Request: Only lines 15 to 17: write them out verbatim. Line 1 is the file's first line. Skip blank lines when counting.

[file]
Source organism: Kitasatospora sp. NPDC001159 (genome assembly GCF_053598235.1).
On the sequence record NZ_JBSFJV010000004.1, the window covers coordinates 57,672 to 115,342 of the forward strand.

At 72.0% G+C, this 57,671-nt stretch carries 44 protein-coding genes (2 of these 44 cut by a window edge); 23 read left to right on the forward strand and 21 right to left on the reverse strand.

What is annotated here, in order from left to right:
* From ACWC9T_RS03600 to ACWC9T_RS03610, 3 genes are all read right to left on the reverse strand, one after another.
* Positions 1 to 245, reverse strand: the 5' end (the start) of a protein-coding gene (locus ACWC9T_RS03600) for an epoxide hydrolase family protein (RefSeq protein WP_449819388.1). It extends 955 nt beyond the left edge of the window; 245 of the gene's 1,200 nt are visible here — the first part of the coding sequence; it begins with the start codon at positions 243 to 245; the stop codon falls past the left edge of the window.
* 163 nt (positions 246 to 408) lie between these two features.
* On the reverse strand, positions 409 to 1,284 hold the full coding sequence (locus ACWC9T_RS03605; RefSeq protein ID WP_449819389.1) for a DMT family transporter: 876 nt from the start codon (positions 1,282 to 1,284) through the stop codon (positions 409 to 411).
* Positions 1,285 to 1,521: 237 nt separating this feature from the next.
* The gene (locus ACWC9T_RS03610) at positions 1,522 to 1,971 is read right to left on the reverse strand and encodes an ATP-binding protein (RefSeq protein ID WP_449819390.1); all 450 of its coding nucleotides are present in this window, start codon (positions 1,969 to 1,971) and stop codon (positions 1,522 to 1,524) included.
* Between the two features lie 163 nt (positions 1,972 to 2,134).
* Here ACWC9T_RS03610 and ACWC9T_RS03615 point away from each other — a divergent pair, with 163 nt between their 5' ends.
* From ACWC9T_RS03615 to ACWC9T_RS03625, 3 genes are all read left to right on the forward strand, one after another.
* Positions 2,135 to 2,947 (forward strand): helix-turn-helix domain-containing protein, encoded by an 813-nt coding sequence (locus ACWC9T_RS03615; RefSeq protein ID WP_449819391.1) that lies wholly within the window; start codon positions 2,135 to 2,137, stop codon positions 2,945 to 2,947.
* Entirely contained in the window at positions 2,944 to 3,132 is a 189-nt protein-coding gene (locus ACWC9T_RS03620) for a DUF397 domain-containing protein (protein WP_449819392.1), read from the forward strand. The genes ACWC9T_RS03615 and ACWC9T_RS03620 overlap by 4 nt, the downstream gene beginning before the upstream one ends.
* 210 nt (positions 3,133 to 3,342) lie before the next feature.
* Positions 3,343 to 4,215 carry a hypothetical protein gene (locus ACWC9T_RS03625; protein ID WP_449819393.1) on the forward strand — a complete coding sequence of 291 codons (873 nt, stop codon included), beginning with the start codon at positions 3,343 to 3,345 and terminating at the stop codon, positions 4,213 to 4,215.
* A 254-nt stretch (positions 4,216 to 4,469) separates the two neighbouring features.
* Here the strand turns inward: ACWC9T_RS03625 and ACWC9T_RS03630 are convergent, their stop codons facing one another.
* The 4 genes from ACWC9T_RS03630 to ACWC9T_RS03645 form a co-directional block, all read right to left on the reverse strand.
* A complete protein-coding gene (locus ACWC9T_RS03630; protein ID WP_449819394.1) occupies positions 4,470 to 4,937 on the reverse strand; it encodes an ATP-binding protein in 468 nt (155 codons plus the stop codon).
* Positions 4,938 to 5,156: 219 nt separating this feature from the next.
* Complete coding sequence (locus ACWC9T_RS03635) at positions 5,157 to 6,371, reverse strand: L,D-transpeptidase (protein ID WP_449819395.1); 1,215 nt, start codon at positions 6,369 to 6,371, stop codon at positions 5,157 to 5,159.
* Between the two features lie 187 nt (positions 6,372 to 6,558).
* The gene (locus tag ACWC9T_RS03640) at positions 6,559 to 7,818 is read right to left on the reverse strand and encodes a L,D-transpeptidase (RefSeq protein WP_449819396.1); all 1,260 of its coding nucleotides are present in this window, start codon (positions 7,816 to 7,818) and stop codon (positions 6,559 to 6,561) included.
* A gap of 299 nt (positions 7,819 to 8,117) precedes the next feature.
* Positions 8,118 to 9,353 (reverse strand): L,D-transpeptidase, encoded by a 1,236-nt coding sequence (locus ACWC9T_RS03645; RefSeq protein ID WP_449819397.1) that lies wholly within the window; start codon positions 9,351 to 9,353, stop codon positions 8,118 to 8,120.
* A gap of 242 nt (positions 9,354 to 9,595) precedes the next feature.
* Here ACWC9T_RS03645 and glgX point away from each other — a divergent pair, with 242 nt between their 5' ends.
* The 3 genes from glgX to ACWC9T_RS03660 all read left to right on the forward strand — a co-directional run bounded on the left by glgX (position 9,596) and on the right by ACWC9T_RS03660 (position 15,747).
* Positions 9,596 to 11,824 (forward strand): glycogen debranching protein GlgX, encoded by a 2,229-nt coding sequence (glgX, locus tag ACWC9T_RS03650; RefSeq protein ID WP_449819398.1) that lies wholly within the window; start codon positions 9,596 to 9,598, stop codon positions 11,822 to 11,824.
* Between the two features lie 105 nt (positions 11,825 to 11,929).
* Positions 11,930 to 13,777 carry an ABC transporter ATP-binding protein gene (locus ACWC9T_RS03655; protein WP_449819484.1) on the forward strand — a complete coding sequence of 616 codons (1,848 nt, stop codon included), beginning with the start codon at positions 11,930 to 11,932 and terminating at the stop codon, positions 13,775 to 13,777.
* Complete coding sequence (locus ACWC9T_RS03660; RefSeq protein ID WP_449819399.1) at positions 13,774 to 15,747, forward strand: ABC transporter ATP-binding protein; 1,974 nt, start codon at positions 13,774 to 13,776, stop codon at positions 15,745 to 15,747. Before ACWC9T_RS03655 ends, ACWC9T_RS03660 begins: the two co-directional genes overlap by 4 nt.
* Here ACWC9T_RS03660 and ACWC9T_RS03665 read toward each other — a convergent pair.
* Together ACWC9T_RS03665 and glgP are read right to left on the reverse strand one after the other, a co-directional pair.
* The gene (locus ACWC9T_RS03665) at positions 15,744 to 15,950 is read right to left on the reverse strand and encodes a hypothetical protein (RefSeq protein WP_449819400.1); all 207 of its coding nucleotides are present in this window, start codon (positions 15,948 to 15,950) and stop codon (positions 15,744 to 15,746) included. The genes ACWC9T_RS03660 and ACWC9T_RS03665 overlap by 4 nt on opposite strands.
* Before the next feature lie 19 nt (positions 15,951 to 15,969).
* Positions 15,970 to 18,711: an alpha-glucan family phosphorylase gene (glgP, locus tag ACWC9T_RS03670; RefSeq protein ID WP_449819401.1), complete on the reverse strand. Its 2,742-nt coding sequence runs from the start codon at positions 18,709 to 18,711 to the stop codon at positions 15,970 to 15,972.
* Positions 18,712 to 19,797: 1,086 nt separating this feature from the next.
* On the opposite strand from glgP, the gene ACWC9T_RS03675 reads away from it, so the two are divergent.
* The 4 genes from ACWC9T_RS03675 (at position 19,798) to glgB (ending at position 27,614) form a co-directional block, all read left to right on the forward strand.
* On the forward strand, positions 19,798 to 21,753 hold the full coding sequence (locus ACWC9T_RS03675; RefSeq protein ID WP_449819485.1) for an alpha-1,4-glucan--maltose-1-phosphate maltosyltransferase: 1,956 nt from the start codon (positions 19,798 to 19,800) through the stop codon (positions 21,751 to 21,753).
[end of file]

* Entirely contained in the window at positions 2,944 to 3,132 is a 189-nt protein-coding gene (locus ACWC9T_RS03620) for a DUF397 domain-containing protein (protein WP_449819392.1), read from the forward strand. The genes ACWC9T_RS03615 and ACWC9T_RS03620 overlap by 4 nt, the downstream gene beginning before the upstream one ends.
* 210 nt (positions 3,133 to 3,342) lie before the next feature.
* Positions 3,343 to 4,215 carry a hypothetical protein gene (locus ACWC9T_RS03625; protein ID WP_449819393.1) on the forward strand — a complete coding sequence of 291 codons (873 nt, stop codon included), beginning with the start codon at positions 3,343 to 3,345 and terminating at the stop codon, positions 4,213 to 4,215.